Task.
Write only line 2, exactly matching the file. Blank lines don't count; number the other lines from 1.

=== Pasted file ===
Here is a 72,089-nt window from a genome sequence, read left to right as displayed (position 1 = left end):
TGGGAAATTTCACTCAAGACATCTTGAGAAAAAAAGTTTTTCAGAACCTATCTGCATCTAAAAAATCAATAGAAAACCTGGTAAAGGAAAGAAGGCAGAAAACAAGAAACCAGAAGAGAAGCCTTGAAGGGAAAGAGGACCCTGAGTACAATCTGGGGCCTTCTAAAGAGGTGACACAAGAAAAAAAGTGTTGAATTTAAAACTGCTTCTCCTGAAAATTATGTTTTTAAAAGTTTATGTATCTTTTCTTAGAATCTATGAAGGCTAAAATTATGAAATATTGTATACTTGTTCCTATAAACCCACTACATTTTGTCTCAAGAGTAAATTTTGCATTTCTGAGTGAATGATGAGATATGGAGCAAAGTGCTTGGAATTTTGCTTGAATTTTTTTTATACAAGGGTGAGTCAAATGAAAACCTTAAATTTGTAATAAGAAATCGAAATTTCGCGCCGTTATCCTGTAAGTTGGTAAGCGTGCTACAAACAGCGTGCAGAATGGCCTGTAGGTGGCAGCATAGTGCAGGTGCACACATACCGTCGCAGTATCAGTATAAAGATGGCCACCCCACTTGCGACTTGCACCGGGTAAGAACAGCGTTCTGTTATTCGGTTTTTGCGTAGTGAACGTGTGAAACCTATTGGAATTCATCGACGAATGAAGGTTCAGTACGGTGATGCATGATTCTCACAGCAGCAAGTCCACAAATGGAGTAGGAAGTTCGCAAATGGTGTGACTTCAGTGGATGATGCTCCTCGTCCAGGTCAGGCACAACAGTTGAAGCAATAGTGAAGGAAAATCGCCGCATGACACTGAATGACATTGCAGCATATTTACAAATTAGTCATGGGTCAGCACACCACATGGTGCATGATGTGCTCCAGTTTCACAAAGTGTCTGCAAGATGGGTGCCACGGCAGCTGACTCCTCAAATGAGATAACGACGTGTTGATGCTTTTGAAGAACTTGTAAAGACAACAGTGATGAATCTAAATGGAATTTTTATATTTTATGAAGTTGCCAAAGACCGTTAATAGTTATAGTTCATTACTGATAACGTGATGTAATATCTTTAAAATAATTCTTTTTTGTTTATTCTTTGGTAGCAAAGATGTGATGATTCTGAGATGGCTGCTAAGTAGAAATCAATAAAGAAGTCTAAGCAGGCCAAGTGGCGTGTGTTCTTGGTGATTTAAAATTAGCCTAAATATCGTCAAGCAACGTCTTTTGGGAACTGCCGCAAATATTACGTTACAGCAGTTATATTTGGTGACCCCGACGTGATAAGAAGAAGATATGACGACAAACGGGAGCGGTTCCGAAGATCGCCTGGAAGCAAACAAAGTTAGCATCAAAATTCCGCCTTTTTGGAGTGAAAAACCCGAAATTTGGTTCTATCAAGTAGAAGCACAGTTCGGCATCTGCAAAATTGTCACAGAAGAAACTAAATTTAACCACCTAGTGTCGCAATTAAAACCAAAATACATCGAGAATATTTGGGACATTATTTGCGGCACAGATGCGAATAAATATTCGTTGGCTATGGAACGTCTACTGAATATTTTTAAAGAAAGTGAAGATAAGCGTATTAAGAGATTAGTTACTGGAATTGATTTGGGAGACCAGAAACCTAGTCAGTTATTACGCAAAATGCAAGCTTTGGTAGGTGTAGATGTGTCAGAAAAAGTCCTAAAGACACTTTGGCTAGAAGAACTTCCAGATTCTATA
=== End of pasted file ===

TGGGAAATTTCACTCAAGACATCTTGAGAAAAAAAGTTTTTCAGAACCTATCTGCATCTAAAAAATCAATAGAAAACCTGGTAAAGGAAAGAAGGCAGAAAACAAGAAACCAGAAGAGAAGCCTTGAAGGGAAAGAGGACCCTGAGTACAATCTGGGGCCTTCTAAAGAGGTGACACAAGAAAAAAAGTGTTGAATTTAAAACTGCTTCTCCTGAAAATTATGTTTTTAAAAGTTTATGTATCTTTTCTTAGAATCTATGAAGGCTAAAATTATGAAATATTGTATACTTGTTCCTATAAACCCACTACATTTTGTCTCAAGAGTAAATTTTGCATTTCTGAGTGAATGATGAGATATGGAGCAAAGTGCTTGGAATTTTGCTTGAATTTTTTTTATACAAGGGTGAGTCAAATGAAAACCTTAAATTTGTAATAAGAAATCGAAATTTCGCGCCGTTATCCTGTAAGTTGGTAAGCGTGCTACAAACAGCGTGCAGAATGGCCTGTAGGTGGCAGCATAGTGCAGGTGCACACATACCGTCGCAGTATCAGTATAAAGATGGCCACCCCACTTGCGACTTGCACCGGGTAAGAACAGCGTTCTGTTATTCGGTTTTTGCGTAGTGAACGTGTGAAACCTATTGGAATTCATCGACGAATGAAGGTTCAGTACGGTGATGCATGATTCTCACAGCAGCAAGTCCACAAATGGAGTAGGAAGTTCGCAAATGGTGTGACTTCAGTGGATGATGCTCCTCGTCCAGGTCAGGCACAACAGTTGAAGCAATAGTGAAGGAAAATCGCCGCATGACACTGAATGACATTGCAGCATATTTACAAATTAGTCATGGGTCAGCACACCACATGGTGCATGATGTGCTCCAGTTTCACAAAGTGTCTGCAAGATGGGTGCCACGGCAGCTGACTCCTCAAATGAGATAACGACGTGTTGATGCTTTTGAAGAACTTGTAAAGACAACAGTGATGAATCTAAATGGAATTTTTATATTTTATGAAGTTGCCAAAGACCGTTAATAGTTATAGTTCATTACTGATAACGTGATGTAATATCTTTAAAATAATTCTTTTTTGTTTATTCTTTGGTAGCAAAGATGTGATGATTCTGAGATGGCTGCTAAGTAGAAATCAATAAAGAAGTCTAAGCAGGCCAAGTGGCGTGTGTTCTTGGTGATTTAAAATTAGCCTAAATATCGTCAAGCAACGTCTTTTGGGAACTGCCGCAAATATTACGTTACAGCAGTTATATTTGGTGACCCCGACGTGATAAGAAGAAGATATGACGACAAACGGGAGCGGTTCCGAAGATCGCCTGGAAGCAAACAAAGTTAGCATCAAAATTCCGCCTTTTTGGAGTGAAAAACCCGAAATTTGGTTCTATCAAGTAGAAGCACAGTTCGGCATCTGCAAAATTGTCACAGAAGAAACTAAATTTAACCACCTAGTGTCGCAATTAAAACCAAAATACATCGAGAATATTTGGGACATTATTTGCGGCACAGATGCGAATAAATATTCGTTGGCTATGGAACGTCTACTGAATATTTTTAAAGAAAGTGAAGATAAGCGTATTAAGAGATTAGTTACTGGAATTGATTTGGGAGACCAGAAACCTAGTCAGTTATTACGCAAAATGCAAGCTTTGGTAGGTGTAGATGTGTCAGAAAAAGTCCTAAAGACACTTTGGCTAGAAGAACTTCCAGATTCTATA